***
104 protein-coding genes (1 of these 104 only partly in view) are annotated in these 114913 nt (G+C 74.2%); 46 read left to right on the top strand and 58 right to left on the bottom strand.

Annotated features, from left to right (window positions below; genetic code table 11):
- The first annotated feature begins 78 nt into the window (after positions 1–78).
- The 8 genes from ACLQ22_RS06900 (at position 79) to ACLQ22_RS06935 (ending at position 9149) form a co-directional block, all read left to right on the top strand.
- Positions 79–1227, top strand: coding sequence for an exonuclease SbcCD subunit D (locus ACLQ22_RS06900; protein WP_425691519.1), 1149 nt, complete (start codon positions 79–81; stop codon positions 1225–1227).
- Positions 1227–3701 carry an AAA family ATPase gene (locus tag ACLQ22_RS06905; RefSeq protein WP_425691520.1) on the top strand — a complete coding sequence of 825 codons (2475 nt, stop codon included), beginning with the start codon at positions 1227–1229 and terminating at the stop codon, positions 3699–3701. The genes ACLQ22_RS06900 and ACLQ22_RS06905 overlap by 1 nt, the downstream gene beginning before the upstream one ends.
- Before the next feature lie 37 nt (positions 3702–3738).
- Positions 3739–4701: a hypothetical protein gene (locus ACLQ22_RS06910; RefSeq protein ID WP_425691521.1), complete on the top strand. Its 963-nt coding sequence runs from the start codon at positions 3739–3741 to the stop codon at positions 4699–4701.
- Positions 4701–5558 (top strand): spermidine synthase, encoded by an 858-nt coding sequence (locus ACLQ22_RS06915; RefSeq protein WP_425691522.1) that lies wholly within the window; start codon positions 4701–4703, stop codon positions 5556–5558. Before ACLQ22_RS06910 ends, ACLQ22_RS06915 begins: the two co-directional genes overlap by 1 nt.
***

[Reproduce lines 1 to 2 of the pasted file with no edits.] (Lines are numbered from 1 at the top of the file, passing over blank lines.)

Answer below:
104 protein-coding genes (1 of these 104 only partly in view) are annotated in these 114913 nt (G+C 74.2%); 46 read left to right on the top strand and 58 right to left on the bottom strand.

Annotated features, from left to right (window positions below; genetic code table 11):